I share your deep sorrow for the loss of televised SF; shows like the original Twilight Zone and Outer Limits, the first two Star Trek series, The Prisoner, and even Serenity. Hell, I was really starting to enjoy Terminator when they pulled the plug.

    And what of animation? U.S. television has never ventured into animated SF arena other than some Star Wars projects. There was a lame Fantastic Voyage in the the 60's, but not much else comes to mind. Yet such a large portion of the Japanese animation market is SF. How does Japan support such a thriving SF animation culture, yet we have none?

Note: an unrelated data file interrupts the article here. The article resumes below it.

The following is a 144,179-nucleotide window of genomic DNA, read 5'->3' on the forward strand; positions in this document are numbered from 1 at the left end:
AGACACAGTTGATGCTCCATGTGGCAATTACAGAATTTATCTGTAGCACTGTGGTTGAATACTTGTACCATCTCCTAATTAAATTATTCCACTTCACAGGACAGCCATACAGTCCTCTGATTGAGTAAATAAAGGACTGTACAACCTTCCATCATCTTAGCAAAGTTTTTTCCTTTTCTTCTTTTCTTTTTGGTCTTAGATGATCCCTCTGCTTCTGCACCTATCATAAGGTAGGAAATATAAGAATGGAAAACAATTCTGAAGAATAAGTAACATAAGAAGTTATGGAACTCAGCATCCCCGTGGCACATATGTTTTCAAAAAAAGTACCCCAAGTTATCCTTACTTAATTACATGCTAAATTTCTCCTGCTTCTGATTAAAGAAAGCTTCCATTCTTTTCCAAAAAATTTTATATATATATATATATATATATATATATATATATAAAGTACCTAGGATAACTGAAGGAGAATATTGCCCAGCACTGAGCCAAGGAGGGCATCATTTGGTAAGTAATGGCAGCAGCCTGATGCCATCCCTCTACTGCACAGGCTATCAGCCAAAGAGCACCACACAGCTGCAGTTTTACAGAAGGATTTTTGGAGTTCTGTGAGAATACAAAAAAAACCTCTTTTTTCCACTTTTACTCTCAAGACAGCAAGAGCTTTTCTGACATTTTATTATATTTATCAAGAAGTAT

I'm not sure what the answer is, but I can tell you the problem: TV execs with no vision, no passion for SF. Well, at least I can still watch my old videos of Dr. Smith and his "blundering bucket of bolts" The Robot, and the Robinsons on "Lost In Space."

  6. Thank you! Wonderful points you make in service to the Science Fiction genre and it's need for a dedicated channel. I'm tired of SyFy larding it's programming with bad horror movies! Bring back Sci-Fi!

  7. Here, here! Well said.

  8. Sci-fi lost its heart when they canceled MST3K. Love the Pearl.